Cormac McCarthy’s The Road: Carrying the Fire


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One of the qualities that most impresses me about this book is its contradictory style.  At its core, it is pared down, stripped like the decaying world it depicts: it lacks most punctuation, the dialogue is short and utilitarian, and the mood is monotone and bleak.  Yet, it’s also rich with vivid description and emotional depth, defying the aforementioned sparseness.  The juxtaposition of the choppy, unadorned passages with the intermittent lyrical prose–the crossroad, if you will– is where the magic happens.

For those who like an eerie, dark read that does not fall within the “horror” category, the imagery McCarthy presents in this novel is beautifully disturbing.  And like many good dystopian and post-apocalyptic reads, much of the unease is created in the visceral feeling a reader gets from the possibility that in circumstances so dire, human nature might devolve to such sinister lows.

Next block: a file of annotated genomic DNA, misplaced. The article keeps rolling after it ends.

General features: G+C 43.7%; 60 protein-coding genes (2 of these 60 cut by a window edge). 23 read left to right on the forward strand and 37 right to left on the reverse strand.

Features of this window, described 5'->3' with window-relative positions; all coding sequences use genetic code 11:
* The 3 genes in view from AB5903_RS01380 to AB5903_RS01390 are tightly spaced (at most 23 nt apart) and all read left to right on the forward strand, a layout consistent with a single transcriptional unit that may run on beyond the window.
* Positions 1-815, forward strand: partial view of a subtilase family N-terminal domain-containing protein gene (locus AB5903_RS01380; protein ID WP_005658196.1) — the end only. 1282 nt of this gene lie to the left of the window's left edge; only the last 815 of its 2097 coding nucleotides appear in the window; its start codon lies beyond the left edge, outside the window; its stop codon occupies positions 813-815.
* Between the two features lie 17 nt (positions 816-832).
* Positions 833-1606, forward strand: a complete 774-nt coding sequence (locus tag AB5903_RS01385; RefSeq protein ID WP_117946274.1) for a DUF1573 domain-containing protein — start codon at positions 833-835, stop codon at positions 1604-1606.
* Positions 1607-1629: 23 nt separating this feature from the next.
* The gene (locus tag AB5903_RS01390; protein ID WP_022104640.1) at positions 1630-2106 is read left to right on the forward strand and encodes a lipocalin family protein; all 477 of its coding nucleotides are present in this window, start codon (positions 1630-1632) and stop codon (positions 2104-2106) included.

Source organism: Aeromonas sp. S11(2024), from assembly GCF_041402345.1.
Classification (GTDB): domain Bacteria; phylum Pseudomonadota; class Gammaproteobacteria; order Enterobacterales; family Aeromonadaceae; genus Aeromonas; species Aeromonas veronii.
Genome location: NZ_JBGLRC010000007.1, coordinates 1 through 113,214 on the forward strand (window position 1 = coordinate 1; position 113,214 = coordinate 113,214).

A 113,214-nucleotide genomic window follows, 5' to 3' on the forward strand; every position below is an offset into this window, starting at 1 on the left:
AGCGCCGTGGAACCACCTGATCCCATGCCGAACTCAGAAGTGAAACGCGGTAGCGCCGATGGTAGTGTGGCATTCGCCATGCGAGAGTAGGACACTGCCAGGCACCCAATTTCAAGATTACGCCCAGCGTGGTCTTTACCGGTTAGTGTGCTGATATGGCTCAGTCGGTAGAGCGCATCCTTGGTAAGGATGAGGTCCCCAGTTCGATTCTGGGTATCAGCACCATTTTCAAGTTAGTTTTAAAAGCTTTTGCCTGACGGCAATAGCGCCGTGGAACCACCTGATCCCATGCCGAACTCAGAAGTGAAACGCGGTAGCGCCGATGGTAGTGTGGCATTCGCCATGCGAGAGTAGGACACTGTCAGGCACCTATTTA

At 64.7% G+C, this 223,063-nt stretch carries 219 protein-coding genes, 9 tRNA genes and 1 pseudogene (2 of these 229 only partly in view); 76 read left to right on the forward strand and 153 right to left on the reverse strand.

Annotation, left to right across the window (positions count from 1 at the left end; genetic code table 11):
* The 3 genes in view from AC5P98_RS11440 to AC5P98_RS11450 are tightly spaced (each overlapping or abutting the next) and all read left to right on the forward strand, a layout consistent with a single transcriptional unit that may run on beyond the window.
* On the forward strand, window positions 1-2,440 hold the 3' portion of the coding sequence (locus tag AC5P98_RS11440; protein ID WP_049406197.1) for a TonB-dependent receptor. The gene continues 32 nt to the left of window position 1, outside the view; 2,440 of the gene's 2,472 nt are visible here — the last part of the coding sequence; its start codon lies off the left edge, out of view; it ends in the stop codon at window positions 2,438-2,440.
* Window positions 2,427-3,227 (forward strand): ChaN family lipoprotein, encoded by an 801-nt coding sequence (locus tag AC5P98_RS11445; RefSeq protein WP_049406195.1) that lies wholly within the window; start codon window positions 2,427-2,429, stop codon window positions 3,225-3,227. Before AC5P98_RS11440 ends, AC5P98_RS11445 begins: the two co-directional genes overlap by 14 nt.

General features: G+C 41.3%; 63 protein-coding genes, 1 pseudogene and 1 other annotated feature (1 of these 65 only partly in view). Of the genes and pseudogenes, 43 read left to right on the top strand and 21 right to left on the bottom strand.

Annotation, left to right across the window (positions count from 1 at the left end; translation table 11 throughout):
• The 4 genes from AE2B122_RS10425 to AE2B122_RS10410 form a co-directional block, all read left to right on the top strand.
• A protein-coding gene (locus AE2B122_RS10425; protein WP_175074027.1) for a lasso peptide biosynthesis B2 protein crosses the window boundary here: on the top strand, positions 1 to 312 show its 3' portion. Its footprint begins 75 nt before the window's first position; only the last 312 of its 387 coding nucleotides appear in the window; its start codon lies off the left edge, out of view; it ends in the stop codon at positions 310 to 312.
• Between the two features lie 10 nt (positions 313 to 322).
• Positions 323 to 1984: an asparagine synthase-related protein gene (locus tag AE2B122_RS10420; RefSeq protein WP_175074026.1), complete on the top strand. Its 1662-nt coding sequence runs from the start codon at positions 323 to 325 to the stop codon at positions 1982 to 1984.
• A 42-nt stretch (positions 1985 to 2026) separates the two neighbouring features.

Here the “man” and his son have come across an abandoned home.  They approach with trepidation, as they’ve learned sometimes seeking shelter is more dangerous than being out in the open.

“You’re the scout.  I need you to be our lookout…

Do you think somebody is coming?

Yes. Sometime.

You said nobody was coming.

I didnt mean ever…”


“He walked out in the gray light and stood and he saw for a brief moment the absolute truth of the world.  The cold relentless circling of the intestate earth.  Darkness implacable.  The blind dogs of the sun in their running. The crushing black vacuum of the universe.  And somewhere two hunted animals trembling like groundfoxes in their cover.”



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